7. We compete in a business like no other. We sometimes go to ridiculous lengths to feed our egos to stay on the air. Even going as far as sniping each other on media websites. It is an extraordinary unsecure life with no true financial future surrounded by kindred spirits also grasping tightly to their own current life preserver whether that be an anchor job, reporter or in Ken’s case weather personality. Ken did a fine forecast, obviously. But his 30 years of success was due to his wit, his charm and his dedication to his craft. Belo can take away the check, that’s all. I do not see Ken often, we speak to each other only in passing. We have never had a meal together, played golf or watched a ballgame. But I along with everyone who watched him felt we were friends. I am saddend just as I would be if a neighbor or comrade lost their job due to “downsizing” or “outsourcing” or “consolidation” or another new age term that helps employers eliviate some of the guilt when they fire a loyal employee. Ken was as gracious in leaving as he had been in broadcasting and he will be missed both professionally and personally by tens of thousands who came to know him through his broadcasts. I cannot speak for the corporate mind where points and dollars signs outweigh true value. Ken is true value who brings instant credibility to that part of local broadcasting which is so important? The only part that truly effects everyone in the area, every single day! Who are these people? What kind of organization would attempt to relegate a man like that to secondary status after a lifetime of service. Belo, Clear Channel, Cox, Hearst…the list could continue but what’s the point? We have as little control over local broacasting as we do the ingredients Procter and Gamble use in their cleaning products. There is no local control and we have settled for mediocrity thus far with these corporate decisions, now it’s all we can ever expect. We have done this to ourselves. I have remained silent and stood in line for my weekly coin and watched it happen. Too frightened to speak and take a chance with losing my gig. Too big of an ego to feed without a camera and microphone. I feel as if I have sold out for a paycheck. I am sorry we failed you Ken.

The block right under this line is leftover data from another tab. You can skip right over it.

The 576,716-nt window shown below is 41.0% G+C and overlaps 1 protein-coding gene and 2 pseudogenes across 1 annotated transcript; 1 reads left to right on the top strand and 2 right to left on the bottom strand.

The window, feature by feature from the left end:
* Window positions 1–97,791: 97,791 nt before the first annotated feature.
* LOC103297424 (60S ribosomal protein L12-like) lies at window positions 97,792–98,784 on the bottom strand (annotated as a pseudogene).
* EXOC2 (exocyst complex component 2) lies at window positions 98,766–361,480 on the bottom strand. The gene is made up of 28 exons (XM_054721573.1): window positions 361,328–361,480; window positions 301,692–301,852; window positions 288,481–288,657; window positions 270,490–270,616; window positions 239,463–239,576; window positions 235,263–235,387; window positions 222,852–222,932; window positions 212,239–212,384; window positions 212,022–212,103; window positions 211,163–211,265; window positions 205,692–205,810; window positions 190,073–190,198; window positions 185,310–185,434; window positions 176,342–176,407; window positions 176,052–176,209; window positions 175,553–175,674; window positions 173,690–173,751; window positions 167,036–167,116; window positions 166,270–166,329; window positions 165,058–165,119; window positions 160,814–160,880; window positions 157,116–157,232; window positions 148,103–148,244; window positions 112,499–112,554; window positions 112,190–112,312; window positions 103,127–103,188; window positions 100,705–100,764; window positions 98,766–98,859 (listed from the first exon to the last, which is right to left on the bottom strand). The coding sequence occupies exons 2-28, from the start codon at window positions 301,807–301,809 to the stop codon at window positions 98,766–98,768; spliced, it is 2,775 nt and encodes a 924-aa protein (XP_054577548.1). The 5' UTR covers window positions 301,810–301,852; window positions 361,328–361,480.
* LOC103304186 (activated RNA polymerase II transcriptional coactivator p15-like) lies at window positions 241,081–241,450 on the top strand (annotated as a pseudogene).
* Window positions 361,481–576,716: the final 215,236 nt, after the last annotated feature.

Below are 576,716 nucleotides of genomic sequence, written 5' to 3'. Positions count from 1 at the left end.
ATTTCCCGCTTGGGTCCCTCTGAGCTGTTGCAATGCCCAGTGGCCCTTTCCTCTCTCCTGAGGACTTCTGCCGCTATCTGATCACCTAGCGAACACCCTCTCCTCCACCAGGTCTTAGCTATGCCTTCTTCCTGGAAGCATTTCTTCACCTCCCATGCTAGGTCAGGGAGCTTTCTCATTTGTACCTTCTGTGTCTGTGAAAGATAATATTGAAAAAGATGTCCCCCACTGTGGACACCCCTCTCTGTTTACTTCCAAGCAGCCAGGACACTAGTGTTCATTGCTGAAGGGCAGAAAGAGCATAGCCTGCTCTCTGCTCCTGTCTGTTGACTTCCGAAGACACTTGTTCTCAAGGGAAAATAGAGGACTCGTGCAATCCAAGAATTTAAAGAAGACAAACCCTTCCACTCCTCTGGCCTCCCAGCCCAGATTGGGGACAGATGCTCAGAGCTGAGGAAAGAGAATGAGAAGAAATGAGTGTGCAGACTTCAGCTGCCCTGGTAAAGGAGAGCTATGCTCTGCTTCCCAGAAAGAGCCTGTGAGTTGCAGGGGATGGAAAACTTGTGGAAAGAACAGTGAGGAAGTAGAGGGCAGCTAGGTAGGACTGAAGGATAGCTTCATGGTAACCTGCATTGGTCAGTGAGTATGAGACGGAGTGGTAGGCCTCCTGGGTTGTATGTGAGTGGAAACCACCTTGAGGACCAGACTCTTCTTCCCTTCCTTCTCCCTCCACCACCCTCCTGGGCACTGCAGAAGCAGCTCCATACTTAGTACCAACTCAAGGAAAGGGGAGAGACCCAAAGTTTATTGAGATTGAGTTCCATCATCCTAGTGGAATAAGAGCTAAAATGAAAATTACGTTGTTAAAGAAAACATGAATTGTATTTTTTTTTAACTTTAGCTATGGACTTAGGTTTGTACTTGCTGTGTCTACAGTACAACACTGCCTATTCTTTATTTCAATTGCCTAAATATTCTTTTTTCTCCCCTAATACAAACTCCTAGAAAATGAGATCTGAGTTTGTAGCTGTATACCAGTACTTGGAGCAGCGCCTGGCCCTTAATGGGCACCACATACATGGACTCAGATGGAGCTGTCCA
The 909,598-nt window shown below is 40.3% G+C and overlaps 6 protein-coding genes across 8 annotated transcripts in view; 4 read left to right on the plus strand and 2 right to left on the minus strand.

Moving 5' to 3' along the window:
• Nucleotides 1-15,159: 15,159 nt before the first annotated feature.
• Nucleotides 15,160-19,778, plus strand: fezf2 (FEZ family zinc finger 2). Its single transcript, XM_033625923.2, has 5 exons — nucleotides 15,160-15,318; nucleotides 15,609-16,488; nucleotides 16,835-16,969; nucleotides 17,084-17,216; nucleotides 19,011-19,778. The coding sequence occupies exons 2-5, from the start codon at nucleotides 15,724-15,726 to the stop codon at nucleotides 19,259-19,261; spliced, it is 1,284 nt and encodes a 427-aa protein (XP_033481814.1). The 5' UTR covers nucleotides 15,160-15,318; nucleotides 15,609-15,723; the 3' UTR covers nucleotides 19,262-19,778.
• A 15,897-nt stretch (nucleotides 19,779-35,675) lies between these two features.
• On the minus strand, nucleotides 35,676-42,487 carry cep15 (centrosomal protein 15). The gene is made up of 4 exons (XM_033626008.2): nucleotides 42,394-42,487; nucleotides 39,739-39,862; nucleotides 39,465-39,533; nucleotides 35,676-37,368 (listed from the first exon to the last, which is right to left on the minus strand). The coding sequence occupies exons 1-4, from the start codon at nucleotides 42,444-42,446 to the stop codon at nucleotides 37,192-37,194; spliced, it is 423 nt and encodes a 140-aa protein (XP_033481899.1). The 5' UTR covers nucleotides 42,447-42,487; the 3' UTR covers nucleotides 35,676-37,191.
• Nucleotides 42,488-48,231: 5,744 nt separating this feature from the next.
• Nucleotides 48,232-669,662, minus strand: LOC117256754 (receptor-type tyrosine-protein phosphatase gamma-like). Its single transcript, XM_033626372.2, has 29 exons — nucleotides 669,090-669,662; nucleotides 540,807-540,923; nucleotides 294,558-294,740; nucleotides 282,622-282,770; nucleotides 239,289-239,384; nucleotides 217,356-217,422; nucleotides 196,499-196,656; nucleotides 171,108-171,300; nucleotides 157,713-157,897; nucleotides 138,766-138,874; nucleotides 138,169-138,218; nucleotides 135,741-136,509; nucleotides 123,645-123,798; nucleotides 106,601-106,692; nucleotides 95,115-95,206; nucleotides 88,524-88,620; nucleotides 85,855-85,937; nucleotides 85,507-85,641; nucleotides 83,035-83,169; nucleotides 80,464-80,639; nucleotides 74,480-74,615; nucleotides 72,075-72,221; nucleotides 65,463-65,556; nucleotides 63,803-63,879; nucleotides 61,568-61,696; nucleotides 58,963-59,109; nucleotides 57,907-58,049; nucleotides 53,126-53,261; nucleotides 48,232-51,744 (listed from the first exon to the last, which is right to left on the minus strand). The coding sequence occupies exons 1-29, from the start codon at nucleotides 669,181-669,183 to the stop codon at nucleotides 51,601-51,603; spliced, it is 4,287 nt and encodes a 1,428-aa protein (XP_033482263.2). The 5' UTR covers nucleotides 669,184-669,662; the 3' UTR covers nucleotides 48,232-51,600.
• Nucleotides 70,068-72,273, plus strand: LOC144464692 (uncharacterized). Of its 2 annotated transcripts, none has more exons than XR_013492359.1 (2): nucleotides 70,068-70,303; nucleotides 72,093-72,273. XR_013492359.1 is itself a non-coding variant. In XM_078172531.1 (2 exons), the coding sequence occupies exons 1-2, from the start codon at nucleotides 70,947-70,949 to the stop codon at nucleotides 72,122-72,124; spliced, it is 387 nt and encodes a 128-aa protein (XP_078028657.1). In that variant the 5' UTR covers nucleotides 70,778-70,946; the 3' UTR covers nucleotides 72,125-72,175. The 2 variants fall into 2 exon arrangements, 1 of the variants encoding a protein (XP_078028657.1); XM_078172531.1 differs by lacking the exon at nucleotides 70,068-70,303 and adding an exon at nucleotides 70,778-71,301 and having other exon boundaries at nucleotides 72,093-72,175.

8. Down goes Schulz. Is Tom Wills next? Would make sense. Bump out the industry veteran who, like Schulz, is a no-hype, accurate forecaster. Both could be relied on for delivering facts over fear when storm systems threatened, and that seems to have cost Schulz.

    Does this mean Roedemeier and Bernson are vulnerable, too? Great straight news readers who keep the hands on the desks (I HATE ALL THE FREAKIN’ HAND GESTURES!), their voice inflection minimal and their opinions largely to themselves … like Schulz and Wills. Does this mean they’re too boring for hype-addicted viewers and in danger of losing their jobs?

    Let’s hope not.

  9. Ken was the direct link from Chuck Taylor – a true professional one who was more concerned about news than noise. – Good luck Ken enjoy your rest you have earned it.

  10. Ken was the main reason I watched WHAS. In fact, I always commented on how WHAS did a great job not looking at youth and “tanned” faces only (we’ll leave Cardosi and Belski out of this, ha!) Anyway, WHAS has just lost yet another viewer. It doesn’t matter who you bring in, I don’t care. You have put the human element in the garbage can and sold out just like the competitors. Good luck Ken and the best to your family.

  11. In most businesses, you produce solid work for 30 years and get bonus or at least a gold watch. In television, you get the ax. You know why? There’s an outcry and gnashing of teeth when longtimers are shown the door, but we as a viewing public, go right back and keep watching. Managers know this. They’re expecting the threats of “I’m never watching again” or “they’ve lost another viewer” but unless the numbers show we’ve backed up those threats with action, they look at the bottom line, smile and go home to sleep the sleep of the innocent.

  12. Ken,

    I have enjoyed your weather reports since day one. I guess my first remembrance was when you did the mornings with Wayne Perky (I think that’s right). I had a “clash” with new management and called it quits early myself. I was apprehensive, but knew it was the right thing to do. God takes care of good people so don’t worry. You can’t always say how it’s gonna be, but you surely can say how it’s not gonna be. Congrats and best of luck.

  13. We miss you! This is yet another reason to think less of WHAS for the imature and biased decisions it has made over the last few years. Good luck to you and your family.